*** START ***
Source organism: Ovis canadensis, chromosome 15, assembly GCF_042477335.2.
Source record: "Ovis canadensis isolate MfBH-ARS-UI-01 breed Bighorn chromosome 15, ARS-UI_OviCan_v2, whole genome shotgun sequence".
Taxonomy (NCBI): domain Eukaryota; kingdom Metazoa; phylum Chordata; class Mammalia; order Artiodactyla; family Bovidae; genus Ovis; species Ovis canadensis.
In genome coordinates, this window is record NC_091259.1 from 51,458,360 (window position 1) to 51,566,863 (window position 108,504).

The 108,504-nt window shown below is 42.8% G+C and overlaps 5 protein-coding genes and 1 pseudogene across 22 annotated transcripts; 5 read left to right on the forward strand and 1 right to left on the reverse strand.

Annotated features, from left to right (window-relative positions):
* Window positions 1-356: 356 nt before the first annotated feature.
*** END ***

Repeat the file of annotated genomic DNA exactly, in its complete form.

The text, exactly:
Source organism: Ovis canadensis, chromosome 15, assembly GCF_042477335.2.
Source record: "Ovis canadensis isolate MfBH-ARS-UI-01 breed Bighorn chromosome 15, ARS-UI_OviCan_v2, whole genome shotgun sequence".
Taxonomy (NCBI): domain Eukaryota; kingdom Metazoa; phylum Chordata; class Mammalia; order Artiodactyla; family Bovidae; genus Ovis; species Ovis canadensis.
In genome coordinates, this window is record NC_091259.1 from 51,458,360 (window position 1) to 51,566,863 (window position 108,504).

The 108,504-nt window shown below is 42.8% G+C and overlaps 5 protein-coding genes and 1 pseudogene across 22 annotated transcripts; 5 read left to right on the forward strand and 1 right to left on the reverse strand.

Annotated features, from left to right (window-relative positions):
* Window positions 1-356: 356 nt before the first annotated feature.